Elephant Slaughter HouseIn 2005, I worked in South Africa researching a claim by the government of elephant overpopulation. The local conservationists I worked with, led by Dr. Audrey Delsink, had developed a successful contraception for the elephants on their reserve. When they offered it to the South African officials, they were asked “What’s in it for us?” Many South Africans see elephants as economic commodities rather than the highly evolved sentient beings that they are.

I spent over 75 hours in a week driving around Kruger National Park trying to find the supposed ecological damage that the elephants were causing and also looking for those huge herds. I found neither. Only a few solitary bulls. Dr. Patrick Omondi, the elephant official of the Kenya Wildlife Service at the time, told me he had the same experience.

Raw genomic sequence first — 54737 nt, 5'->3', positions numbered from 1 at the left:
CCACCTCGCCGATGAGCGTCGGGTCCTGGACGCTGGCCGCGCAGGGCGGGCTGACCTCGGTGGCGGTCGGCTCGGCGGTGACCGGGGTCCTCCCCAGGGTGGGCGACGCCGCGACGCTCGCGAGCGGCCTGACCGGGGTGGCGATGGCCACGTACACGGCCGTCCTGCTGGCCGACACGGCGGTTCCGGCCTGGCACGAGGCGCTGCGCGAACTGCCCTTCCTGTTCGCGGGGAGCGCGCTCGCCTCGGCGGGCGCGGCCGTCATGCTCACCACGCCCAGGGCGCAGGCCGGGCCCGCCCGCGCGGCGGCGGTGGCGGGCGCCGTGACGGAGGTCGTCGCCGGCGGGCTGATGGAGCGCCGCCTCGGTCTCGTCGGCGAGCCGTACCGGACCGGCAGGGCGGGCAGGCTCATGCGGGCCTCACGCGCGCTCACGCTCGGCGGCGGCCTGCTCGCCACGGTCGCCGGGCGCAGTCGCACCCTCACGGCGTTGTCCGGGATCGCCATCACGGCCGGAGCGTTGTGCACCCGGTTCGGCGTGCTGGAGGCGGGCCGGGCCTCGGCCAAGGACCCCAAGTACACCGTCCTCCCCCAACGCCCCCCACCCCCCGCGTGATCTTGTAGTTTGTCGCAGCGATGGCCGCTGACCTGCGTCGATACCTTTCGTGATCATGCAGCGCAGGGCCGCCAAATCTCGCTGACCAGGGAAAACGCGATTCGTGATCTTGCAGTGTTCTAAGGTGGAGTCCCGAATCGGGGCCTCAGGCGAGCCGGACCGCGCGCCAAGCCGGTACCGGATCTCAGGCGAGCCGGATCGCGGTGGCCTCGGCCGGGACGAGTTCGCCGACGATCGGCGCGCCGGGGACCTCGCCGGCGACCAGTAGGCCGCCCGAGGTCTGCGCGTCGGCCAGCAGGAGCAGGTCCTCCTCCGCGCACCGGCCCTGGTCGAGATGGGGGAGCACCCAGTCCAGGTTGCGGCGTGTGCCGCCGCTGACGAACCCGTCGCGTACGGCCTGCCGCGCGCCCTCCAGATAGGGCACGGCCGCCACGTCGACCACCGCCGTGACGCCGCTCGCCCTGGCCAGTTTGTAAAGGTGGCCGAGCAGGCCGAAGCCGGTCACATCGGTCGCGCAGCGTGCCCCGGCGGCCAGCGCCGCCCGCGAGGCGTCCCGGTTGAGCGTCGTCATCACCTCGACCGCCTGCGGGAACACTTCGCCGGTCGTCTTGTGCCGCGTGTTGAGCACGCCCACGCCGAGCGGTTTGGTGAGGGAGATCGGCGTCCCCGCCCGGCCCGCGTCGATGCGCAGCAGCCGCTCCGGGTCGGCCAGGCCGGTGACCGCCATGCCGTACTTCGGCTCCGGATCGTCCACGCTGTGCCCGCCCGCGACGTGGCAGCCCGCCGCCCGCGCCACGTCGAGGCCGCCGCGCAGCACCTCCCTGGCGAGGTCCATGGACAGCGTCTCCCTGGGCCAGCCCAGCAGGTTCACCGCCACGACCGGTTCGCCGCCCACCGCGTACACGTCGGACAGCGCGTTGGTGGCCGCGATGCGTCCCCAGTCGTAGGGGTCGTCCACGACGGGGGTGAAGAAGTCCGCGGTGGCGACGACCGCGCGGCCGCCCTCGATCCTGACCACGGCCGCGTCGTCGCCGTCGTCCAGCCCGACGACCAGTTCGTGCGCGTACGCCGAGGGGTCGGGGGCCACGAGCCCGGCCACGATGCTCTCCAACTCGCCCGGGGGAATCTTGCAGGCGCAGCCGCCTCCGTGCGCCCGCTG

Dr. Cynthia Moss of the Amboseli Trust for Elephants, who has conducted the world’s longest on going observation of an elephant herd (over 50 years by now!), told me: “Elephants will not eat themselves out of house and home.” Rather, they will pull back on their birth rate. I think that is so amazing! South Africa is on a propaganda campaign to get the world to support the slaughter of thousands of their Kruger Park elephants. Elephants are a rare treasure that belong to the world community. Unless we are content to accept a world for our grandchildren where the only elephant they will see is in a picture book, none of us should believe South Africa’s culling justifications.

When I was back in the U.S., I went to numerous schools giving my multi-media presentation about elephants. The kids fell in love with elephants and wanted to help save them. So they wrote hundred’s of letters pleading on behalf of elephants. I returned to South Africa with the letters and a big basket (which took up all the space in my suitcase!) and on the eve of South Africa’s overturning their ban on elephant culling (May 1, 2008). I hand delivered, to the government officials, the wishes of the next generation to have elephants in their future. Each letter was rolled and tied with a ribbon.

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